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"es" after verb

Ich habe eine Frage. Why do you add "es" after verbs? Zum Beispiel; Sie kann es kaum erwarten. Ich liebe es mit dir zu reden.

June 23, 2018


  • 1045

In both sentences, “es” is the direct obejct. “I can hardly wait for it.” “I like it.” The first sentence is straight forward, except we don’t know what “es” is. In the second sentence, the “es” is further expanded: “mit dir zu reden.” The infinitive clause represents the direct object.

Normally, indirect or direct objects are nouns or pronouns. But they can also take the shape of clauses like the infinitive clause in your second sentence or a dependent clause, e.g. “Ich wünsche es mir, dass es morgen nicht regnet.” “Ich hasse es, wenn es regnet.”

You surely remember that you can identify the direct object by asking the “was” question: “was liebe ich?” or “was wünsche ich mir?” or “was hasse ich? The answer is: “mit dir zu reden”, “dass es morgen nicht regnet” and “wenn es regnet”, respectively. This clearly shows that these clauses are the direct object, which are represented in the main clause by some kind of placeholder “es” in the position you would normally expect the direct object.

Since the placeholder itself does not really have a meaning, it is optional in many (most? all?) cases because of this redundancy.

“Ich wünsche (es) mir, dass...” “Ich liebe (es), wenn die Sonne scheint.” “Ich liebe (es), zu reisen.” “Ich kann (es) gut verstehen, wenn du nicht willst.”

The same thing happens with verbs that use prepositional objects. “Ich glaube daran, dass alle Menschen gut sind.” “Ich bin davon überzeugt, dass du recht hast.” “Ich denke darüber nach, wie wir zum Erfolg kommen.” The da-compound in these cases is the preposition + the placeholder “es”.


I don't know if you are an English speaker, jeremyf22. If you are, there are a few differences in usage between English and German. One which tripped me up was the addition of "es" when in English we do not need it. For example, we say "I don't know" - I hear in German "Ich weiß es nicht". Not always but you do hear it. With experience I get the feeling that German transitive verbs like to have their direct object (silly thing to say but you know what I mean). A native speaker would have a better feel for that.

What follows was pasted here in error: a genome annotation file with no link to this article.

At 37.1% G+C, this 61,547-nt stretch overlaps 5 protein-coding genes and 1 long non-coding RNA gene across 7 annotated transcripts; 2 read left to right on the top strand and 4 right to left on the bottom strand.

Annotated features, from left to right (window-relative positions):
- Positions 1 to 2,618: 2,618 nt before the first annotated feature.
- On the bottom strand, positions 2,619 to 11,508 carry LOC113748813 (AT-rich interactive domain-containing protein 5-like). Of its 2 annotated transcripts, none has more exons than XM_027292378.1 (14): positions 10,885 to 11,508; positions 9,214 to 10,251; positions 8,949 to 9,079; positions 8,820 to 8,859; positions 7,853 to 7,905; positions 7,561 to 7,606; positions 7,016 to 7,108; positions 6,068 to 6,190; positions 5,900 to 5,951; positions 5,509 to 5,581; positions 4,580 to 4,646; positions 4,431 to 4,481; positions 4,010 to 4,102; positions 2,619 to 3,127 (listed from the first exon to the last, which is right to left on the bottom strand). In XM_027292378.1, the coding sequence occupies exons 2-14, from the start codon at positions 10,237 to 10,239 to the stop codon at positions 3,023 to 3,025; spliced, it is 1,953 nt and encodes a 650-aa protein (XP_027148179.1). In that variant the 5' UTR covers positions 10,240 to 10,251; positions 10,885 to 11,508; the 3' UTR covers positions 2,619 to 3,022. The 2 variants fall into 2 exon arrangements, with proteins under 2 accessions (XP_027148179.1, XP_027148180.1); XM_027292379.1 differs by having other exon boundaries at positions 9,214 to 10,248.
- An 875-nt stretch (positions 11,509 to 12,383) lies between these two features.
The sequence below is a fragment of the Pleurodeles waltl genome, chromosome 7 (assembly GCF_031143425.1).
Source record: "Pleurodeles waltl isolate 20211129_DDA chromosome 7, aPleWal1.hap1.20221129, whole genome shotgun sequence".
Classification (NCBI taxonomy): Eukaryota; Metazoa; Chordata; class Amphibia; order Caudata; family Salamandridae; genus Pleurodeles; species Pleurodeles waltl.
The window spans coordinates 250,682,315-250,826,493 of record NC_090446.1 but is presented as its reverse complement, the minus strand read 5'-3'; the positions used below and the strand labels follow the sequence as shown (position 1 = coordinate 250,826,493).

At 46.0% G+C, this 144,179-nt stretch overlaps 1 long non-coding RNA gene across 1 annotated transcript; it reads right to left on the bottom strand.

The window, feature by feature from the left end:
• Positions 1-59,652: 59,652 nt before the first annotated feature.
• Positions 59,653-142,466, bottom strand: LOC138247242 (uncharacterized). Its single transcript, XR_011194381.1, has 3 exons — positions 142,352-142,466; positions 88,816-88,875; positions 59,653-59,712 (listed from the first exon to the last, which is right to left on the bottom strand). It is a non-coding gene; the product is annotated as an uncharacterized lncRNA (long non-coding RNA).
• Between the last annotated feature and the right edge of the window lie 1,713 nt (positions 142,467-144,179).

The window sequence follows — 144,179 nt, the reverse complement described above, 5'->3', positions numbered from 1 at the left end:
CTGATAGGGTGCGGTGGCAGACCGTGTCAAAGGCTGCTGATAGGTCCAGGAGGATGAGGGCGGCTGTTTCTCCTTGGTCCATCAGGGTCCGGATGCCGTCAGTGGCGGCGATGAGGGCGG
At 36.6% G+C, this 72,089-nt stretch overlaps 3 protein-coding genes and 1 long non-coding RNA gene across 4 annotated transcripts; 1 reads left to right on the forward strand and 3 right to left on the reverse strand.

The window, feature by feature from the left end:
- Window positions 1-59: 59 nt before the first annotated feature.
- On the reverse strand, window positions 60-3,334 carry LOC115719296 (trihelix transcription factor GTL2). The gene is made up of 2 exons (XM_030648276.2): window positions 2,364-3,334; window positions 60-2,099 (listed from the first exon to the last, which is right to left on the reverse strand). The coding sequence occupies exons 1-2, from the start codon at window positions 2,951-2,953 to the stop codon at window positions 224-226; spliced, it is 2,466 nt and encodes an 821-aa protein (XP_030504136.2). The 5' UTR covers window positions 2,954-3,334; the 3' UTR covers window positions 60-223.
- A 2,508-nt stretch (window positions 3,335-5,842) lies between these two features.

• 1045

Deutsche Gründlichkeit! :) You are right, we like things orderly and all parts of a sentence accounted for!

There can be differences in meaning when "es" is used or not. In your example, "Ich weiß nicht" often expresses a more general state of not knowing, or rather some kind of hesitance or indecisiveness on part of the speaker. "Ich weiß es nicht" implies that "I" does not know the answer to a specific question. "Sollen wir heute ins Kino gehen?" - "Ich weiß nicht. Wir waren doch erst letzte Woche im Kino." vs. "Wie heißt der Präsident der Vereinigten Staaten?" - "Ich geb auf. Ich weiß es nicht."


Thank you. Lovely clear explanation. Another subtlety I missed. Native speakers play a wonderfully significant role on DL.

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